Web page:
Miss Bex Hewett

Supervised by

  • Neil Conway First/primary/lead supervisor


Educational background

2009 (ongoing) – PhD in Organizational Behaviour
2008-2009 – Certificate in Organizational Psychology
2004-2007 – MSc (with distinction) Human Resources
1999-2002 – BA (Hons) Sociology

Personal profile

Bex is a part-time PhD student in the Department of Management. She also works as a Research Assistant and Sessional Lecturer in the Dept of Organisational Psychology at Birkbeck, University of London. She is an experienced HR professional and currently works part-time as Head of HR Operations at Ofcom. She holds an MSc in Human Resource Management and BA (Hons) in Sociology. Her research interests include motivation, self-determination theory, reward, engagement, job crafting and positive organisational behaviour.

Research interests

PhD Research:

Self-Determination Theory: exploring the relationship between performance-contingent reward and the controlled-autonomous motivation continuum in the work environment.

If someone enjoys their work, does it because they care about what they’re doing, and works hard because it is personally important to them, is this the same as someone who works hard because they want to achieve a target and get their bonus at the end of the month? Would these people behave the same? Self-Determination Theory suggests that it is the quality, not just quantity of motivation that matters, and that better quality motivation can lead to more positive behavioural and psychological outcomes.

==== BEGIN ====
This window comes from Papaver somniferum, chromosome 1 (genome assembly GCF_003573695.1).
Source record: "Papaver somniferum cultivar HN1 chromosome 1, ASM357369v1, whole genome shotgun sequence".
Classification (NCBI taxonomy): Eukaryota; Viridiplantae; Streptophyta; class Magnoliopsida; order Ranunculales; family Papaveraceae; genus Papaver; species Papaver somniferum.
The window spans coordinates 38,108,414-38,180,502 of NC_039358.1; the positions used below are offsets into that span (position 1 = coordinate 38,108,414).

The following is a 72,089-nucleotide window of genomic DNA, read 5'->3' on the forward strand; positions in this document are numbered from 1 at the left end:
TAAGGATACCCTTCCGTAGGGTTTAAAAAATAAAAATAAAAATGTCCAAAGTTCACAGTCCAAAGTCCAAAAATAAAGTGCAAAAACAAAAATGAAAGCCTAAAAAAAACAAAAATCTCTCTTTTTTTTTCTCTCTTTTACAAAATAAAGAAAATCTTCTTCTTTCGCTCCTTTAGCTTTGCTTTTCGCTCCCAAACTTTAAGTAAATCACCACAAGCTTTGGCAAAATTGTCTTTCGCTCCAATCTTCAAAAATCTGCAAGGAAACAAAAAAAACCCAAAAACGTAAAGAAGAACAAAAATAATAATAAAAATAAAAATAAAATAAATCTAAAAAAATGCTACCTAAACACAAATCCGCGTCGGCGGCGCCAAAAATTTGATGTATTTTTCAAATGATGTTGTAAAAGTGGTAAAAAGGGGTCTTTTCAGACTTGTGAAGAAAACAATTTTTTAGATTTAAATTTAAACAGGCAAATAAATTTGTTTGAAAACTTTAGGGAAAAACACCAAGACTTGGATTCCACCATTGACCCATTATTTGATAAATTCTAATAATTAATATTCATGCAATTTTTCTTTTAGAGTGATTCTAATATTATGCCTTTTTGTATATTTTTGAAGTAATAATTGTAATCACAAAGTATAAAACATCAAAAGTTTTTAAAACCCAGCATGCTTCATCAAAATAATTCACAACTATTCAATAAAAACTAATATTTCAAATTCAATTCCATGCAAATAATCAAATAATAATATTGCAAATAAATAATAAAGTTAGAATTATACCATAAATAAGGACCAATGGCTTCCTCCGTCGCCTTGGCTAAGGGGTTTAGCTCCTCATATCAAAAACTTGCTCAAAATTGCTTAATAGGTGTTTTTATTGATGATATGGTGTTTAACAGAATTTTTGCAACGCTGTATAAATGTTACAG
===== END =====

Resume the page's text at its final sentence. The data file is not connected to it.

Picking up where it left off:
The first part of my research examines how performance-related reward impacts on the way that individuals are motivated and therefore how they behave and feel about their work. I am interested in how people assess the value of their pay, how this then meets some of their fundamental needs, and how aspects of the work context and individual personality factors might mediate this relationship. In the second part, I am exploring how people experience reward and motivation on a day to day basis at work, through a diary study.

ID: 11317003